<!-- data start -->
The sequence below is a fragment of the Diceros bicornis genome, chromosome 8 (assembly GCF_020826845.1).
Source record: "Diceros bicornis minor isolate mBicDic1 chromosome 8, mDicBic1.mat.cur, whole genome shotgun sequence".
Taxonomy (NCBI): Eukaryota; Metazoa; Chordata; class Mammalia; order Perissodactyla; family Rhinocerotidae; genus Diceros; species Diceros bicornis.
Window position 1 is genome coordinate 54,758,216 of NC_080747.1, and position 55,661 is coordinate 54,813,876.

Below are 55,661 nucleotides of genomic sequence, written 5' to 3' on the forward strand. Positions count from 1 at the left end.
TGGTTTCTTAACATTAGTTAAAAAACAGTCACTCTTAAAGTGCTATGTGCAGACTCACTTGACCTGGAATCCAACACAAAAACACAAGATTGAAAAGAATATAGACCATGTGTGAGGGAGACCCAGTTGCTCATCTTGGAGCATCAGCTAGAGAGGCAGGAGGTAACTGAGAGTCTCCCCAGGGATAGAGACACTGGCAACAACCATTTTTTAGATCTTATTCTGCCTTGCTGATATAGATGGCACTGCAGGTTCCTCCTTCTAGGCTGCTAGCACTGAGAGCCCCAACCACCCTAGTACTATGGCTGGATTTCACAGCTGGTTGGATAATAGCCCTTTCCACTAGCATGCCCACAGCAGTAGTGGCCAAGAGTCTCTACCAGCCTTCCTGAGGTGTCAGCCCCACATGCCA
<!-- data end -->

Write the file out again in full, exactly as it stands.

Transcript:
The sequence below is a fragment of the Diceros bicornis genome, chromosome 8 (assembly GCF_020826845.1).
Source record: "Diceros bicornis minor isolate mBicDic1 chromosome 8, mDicBic1.mat.cur, whole genome shotgun sequence".
Taxonomy (NCBI): Eukaryota; Metazoa; Chordata; class Mammalia; order Perissodactyla; family Rhinocerotidae; genus Diceros; species Diceros bicornis.
Window position 1 is genome coordinate 54,758,216 of NC_080747.1, and position 55,661 is coordinate 54,813,876.

Below are 55,661 nucleotides of genomic sequence, written 5' to 3' on the forward strand. Positions count from 1 at the left end.
TGGTTTCTTAACATTAGTTAAAAAACAGTCACTCTTAAAGTGCTATGTGCAGACTCACTTGACCTGGAATCCAACACAAAAACACAAGATTGAAAAGAATATAGACCATGTGTGAGGGAGACCCAGTTGCTCATCTTGGAGCATCAGCTAGAGAGGCAGGAGGTAACTGAGAGTCTCCCCAGGGATAGAGACACTGGCAACAACCATTTTTTAGATCTTATTCTGCCTTGCTGATATAGATGGCACTGCAGGTTCCTCCTTCTAGGCTGCTAGCACTGAGAGCCCCAACCACCCTAGTACTATGGCTGGATTTCACAGCTGGTTGGATAATAGCCCTTTCCACTAGCATGCCCACAGCAGTAGTGGCCAAGAGTCTCTACCAGCCTTCCTGAGGTGTCAGCCCCACATGCCA